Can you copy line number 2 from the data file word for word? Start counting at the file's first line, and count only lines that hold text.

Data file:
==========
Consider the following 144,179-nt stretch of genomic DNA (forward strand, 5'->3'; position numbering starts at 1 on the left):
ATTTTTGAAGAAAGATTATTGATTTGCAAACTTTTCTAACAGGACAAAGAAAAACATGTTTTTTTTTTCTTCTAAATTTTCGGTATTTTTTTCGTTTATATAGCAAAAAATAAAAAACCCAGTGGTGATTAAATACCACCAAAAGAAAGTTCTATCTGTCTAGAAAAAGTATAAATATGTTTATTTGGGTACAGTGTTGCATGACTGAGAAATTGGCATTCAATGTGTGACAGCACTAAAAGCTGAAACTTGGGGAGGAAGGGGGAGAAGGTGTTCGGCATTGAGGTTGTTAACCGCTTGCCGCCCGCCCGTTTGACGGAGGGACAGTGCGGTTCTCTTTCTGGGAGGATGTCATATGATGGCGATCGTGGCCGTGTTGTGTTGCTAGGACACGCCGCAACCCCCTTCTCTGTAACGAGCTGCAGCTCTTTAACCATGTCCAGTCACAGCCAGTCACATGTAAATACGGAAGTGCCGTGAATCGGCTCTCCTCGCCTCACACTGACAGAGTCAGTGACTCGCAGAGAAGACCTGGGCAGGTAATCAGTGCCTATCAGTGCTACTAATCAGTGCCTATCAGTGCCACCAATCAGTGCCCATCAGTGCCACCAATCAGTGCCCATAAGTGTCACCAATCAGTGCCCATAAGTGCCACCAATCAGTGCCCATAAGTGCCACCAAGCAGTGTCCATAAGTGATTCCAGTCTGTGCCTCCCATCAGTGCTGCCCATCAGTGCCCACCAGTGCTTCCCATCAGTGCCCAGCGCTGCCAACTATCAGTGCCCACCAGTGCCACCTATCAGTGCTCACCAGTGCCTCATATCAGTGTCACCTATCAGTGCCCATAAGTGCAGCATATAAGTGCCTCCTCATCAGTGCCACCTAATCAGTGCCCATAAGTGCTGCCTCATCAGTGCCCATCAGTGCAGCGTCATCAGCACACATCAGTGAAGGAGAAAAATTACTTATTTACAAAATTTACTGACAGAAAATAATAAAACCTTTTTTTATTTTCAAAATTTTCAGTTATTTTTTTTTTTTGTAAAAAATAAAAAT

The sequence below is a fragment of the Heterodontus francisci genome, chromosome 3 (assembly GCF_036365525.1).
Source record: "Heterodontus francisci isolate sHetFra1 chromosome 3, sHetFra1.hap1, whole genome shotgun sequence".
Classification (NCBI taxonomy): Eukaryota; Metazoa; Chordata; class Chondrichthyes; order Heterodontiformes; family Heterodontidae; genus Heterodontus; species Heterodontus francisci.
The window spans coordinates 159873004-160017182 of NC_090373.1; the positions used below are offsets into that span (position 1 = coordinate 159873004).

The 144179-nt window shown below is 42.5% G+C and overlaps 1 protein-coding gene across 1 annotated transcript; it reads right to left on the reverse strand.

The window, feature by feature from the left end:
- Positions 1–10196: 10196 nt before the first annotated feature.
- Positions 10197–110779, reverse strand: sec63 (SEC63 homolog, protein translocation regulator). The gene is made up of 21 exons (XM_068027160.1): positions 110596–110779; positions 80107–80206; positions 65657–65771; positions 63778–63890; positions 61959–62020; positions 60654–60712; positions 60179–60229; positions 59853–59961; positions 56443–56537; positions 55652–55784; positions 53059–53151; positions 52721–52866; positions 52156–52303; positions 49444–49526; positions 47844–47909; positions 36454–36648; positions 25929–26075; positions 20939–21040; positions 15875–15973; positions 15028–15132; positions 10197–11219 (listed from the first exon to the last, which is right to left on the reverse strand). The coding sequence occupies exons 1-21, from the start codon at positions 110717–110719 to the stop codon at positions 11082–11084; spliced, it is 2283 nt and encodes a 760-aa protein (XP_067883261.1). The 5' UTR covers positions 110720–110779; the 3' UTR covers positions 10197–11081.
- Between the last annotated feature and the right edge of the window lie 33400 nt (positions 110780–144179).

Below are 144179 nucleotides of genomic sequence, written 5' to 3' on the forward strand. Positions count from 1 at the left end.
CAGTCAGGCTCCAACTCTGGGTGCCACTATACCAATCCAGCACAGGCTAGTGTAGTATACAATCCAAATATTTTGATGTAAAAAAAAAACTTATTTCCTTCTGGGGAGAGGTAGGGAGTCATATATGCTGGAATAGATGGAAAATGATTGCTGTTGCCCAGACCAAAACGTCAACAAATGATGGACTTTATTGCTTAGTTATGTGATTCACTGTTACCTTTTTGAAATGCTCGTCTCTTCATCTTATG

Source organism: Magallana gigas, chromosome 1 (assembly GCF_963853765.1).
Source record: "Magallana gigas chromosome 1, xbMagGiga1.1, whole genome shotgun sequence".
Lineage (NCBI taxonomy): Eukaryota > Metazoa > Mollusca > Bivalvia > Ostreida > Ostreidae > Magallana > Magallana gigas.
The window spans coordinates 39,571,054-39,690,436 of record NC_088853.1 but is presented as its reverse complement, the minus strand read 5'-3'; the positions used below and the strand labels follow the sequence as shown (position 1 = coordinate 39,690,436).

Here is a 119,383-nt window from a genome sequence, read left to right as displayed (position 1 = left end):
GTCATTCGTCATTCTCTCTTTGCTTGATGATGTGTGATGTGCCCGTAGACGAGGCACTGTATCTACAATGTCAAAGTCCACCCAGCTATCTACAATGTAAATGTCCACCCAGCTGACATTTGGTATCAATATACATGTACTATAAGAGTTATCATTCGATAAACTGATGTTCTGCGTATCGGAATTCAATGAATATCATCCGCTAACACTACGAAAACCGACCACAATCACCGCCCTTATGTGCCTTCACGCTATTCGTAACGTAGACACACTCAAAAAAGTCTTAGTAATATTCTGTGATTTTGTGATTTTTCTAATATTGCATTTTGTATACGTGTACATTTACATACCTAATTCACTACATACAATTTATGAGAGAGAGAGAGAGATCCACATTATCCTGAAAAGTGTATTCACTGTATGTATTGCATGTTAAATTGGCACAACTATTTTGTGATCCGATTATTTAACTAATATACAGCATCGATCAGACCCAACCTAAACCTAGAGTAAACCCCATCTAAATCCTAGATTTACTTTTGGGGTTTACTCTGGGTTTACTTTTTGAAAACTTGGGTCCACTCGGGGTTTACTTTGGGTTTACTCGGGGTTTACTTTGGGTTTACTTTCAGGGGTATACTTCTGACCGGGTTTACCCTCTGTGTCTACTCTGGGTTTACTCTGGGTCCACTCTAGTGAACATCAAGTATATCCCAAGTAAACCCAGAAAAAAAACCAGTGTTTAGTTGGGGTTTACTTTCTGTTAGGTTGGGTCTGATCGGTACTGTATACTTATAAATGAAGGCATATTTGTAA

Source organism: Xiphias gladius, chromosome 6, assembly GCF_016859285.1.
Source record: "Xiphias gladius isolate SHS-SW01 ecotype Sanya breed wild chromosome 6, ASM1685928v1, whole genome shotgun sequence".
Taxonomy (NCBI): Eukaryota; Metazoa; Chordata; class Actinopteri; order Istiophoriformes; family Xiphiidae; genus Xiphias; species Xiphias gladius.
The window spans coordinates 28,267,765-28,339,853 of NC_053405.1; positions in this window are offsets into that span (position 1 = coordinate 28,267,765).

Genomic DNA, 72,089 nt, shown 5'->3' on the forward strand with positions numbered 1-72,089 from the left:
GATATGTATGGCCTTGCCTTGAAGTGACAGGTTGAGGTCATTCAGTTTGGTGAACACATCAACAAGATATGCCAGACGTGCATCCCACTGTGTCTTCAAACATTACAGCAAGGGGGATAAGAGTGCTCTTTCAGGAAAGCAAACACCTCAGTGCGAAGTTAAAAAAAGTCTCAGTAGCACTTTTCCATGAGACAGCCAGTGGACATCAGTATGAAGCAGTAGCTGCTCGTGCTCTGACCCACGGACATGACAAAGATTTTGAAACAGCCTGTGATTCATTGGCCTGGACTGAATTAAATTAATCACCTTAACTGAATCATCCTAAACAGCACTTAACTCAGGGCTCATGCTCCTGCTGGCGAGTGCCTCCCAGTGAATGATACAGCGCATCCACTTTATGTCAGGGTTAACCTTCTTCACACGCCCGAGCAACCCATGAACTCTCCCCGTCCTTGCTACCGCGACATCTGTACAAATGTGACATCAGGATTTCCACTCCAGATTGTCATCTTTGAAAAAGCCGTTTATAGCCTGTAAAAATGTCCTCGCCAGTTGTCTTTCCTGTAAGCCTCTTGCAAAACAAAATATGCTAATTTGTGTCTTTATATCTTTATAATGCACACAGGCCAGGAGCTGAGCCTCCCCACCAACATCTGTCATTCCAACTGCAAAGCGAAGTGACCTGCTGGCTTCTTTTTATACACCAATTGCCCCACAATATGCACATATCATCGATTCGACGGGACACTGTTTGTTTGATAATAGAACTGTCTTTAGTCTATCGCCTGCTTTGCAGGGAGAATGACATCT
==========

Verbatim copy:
ATTTTTGAAGAAAGATTATTGATTTGCAAACTTTTCTAACAGGACAAAGAAAAACATGTTTTTTTTTTCTTCTAAATTTTCGGTATTTTTTTCGTTTATATAGCAAAAAATAAAAAACCCAGTGGTGATTAAATACCACCAAAAGAAAGTTCTATCTGTCTAGAAAAAGTATAAATATGTTTATTTGGGTACAGTGTTGCATGACTGAGAAATTGGCATTCAATGTGTGACAGCACTAAAAGCTGAAACTTGGGGAGGAAGGGGGAGAAGGTGTTCGGCATTGAGGTTGTTAACCGCTTGCCGCCCGCCCGTTTGACGGAGGGACAGTGCGGTTCTCTTTCTGGGAGGATGTCATATGATGGCGATCGTGGCCGTGTTGTGTTGCTAGGACACGCCGCAACCCCCTTCTCTGTAACGAGCTGCAGCTCTTTAACCATGTCCAGTCACAGCCAGTCACATGTAAATACGGAAGTGCCGTGAATCGGCTCTCCTCGCCTCACACTGACAGAGTCAGTGACTCGCAGAGAAGACCTGGGCAGGTAATCAGTGCCTATCAGTGCTACTAATCAGTGCCTATCAGTGCCACCAATCAGTGCCCATCAGTGCCACCAATCAGTGCCCATAAGTGTCACCAATCAGTGCCCATAAGTGCCACCAATCAGTGCCCATAAGTGCCACCAAGCAGTGTCCATAAGTGATTCCAGTCTGTGCCTCCCATCAGTGCTGCCCATCAGTGCCCACCAGTGCTTCCCATCAGTGCCCAGCGCTGCCAACTATCAGTGCCCACCAGTGCCACCTATCAGTGCTCACCAGTGCCTCATATCAGTGTCACCTATCAGTGCCCATAAGTGCAGCATATAAGTGCCTCCTCATCAGTGCCACCTAATCAGTGCCCATAAGTGCTGCCTCATCAGTGCCCATCAGTGCAGCGTCATCAGCACACATCAGTGAAGGAGAAAAATTACTTATTTACAAAATTTACTGACAGAAAATAATAAAACCTTTTTTTATTTTCAAAATTTTCAGTTATTTTTTTTTTTTGTAAAAAATAAAAAT